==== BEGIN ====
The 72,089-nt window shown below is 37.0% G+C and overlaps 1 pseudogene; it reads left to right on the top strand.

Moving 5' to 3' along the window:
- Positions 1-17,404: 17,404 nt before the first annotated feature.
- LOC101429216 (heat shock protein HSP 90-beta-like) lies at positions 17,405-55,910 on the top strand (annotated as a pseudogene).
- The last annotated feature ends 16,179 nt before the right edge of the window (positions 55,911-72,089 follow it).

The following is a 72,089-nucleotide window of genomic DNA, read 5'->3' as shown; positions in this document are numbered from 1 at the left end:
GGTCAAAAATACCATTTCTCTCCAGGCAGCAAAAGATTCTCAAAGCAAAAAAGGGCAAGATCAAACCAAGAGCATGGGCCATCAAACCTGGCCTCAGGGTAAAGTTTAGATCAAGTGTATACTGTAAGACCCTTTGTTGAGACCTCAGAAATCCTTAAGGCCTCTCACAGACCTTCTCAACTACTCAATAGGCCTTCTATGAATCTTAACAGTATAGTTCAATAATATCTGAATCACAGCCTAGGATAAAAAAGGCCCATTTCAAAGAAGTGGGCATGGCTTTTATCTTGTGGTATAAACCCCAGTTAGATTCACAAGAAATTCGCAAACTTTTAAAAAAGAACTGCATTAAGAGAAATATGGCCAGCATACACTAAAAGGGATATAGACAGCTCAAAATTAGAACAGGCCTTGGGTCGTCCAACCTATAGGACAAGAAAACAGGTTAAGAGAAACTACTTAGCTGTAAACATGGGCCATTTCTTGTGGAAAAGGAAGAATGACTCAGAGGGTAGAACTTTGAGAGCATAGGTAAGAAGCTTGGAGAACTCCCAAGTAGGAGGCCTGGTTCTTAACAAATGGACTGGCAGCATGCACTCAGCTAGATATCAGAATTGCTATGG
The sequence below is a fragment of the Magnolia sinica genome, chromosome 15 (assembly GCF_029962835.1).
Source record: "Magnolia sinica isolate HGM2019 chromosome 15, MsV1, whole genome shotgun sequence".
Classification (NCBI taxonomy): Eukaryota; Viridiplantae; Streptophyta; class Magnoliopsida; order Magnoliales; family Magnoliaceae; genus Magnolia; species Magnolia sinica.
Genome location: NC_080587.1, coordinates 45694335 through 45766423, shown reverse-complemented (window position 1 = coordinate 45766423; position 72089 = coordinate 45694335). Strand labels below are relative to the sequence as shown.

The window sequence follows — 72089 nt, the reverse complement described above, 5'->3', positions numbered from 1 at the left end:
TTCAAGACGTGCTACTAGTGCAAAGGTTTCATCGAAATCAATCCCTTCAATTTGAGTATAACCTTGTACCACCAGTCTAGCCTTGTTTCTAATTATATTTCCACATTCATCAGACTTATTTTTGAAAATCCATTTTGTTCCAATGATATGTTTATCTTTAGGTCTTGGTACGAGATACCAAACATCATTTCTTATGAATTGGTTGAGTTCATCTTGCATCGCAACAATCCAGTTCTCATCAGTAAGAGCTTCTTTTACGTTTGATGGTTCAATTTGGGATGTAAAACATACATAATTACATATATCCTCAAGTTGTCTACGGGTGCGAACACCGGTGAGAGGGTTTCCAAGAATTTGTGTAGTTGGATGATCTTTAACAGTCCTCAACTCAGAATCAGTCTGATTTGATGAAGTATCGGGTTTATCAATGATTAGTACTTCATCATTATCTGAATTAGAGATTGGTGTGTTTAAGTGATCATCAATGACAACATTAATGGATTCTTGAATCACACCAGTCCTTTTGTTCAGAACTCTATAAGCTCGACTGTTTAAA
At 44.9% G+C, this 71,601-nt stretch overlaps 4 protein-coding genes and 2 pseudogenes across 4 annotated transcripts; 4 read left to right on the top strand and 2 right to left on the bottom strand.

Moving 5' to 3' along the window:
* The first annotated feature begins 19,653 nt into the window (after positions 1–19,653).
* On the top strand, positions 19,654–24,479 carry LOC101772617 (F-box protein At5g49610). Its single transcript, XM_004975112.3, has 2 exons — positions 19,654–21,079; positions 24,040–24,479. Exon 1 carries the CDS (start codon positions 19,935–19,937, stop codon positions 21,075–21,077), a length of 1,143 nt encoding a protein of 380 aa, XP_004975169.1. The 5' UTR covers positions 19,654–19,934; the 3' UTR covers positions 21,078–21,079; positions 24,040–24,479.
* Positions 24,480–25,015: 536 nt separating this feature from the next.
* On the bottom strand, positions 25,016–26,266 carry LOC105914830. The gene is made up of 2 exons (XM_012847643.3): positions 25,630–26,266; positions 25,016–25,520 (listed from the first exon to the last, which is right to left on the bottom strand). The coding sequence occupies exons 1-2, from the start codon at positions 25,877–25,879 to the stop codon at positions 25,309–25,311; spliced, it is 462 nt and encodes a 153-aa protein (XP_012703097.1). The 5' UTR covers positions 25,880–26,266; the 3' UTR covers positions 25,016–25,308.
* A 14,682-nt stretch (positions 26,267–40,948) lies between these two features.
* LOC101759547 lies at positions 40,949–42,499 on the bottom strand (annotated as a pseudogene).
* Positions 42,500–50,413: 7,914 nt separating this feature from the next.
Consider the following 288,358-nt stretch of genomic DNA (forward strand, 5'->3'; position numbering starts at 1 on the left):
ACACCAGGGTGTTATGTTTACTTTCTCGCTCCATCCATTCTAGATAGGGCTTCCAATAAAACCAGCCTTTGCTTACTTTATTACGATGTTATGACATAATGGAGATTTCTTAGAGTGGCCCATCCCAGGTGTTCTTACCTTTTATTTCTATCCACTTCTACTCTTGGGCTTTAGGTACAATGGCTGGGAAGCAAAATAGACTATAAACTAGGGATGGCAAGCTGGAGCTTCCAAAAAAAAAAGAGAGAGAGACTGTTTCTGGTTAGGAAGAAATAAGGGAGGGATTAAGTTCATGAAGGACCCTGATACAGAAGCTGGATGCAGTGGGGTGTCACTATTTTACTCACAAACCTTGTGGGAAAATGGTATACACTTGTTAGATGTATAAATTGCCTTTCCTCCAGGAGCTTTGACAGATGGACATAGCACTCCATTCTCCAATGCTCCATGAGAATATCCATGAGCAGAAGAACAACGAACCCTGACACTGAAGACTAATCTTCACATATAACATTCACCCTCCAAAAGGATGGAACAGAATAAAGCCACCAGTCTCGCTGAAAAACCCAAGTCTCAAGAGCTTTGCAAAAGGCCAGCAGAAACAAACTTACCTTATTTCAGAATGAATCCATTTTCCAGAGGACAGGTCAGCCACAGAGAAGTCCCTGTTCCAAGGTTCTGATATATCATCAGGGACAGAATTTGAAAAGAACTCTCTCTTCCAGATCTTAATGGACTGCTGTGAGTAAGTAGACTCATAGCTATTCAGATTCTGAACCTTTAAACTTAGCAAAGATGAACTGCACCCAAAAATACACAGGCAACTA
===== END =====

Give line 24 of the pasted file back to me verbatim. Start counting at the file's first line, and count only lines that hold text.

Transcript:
ACACCAGGGTGTTATGTTTACTTTCTCGCTCCATCCATTCTAGATAGGGCTTCCAATAAAACCAGCCTTTGCTTACTTTATTACGATGTTATGACATAATGGAGATTTCTTAGAGTGGCCCATCCCAGGTGTTCTTACCTTTTATTTCTATCCACTTCTACTCTTGGGCTTTAGGTACAATGGCTGGGAAGCAAAATAGACTATAAACTAGGGATGGCAAGCTGGAGCTTCCAAAAAAAAAAGAGAGAGAGACTGTTTCTGGTTAGGAAGAAATAAGGGAGGGATTAAGTTCATGAAGGACCCTGATACAGAAGCTGGATGCAGTGGGGTGTCACTATTTTACTCACAAACCTTGTGGGAAAATGGTATACACTTGTTAGATGTATAAATTGCCTTTCCTCCAGGAGCTTTGACAGATGGACATAGCACTCCATTCTCCAATGCTCCATGAGAATATCCATGAGCAGAAGAACAACGAACCCTGACACTGAAGACTAATCTTCACATATAACATTCACCCTCCAAAAGGATGGAACAGAATAAAGCCACCAGTCTCGCTGAAAAACCCAAGTCTCAAGAGCTTTGCAAAAGGCCAGCAGAAACAAACTTACCTTATTTCAGAATGAATCCATTTTCCAGAGGACAGGTCAGCCACAGAGAAGTCCCTGTTCCAAGGTTCTGATATATCATCAGGGACAGAATTTGAAAAGAACTCTCTCTTCCAGATCTTAATGGACTGCTGTGAGTAAGTAGACTCATAGCTATTCAGATTCTGAACCTTTAAACTTAGCAAAGATGAACTGCACCCAAAAATACACAGGCAACTA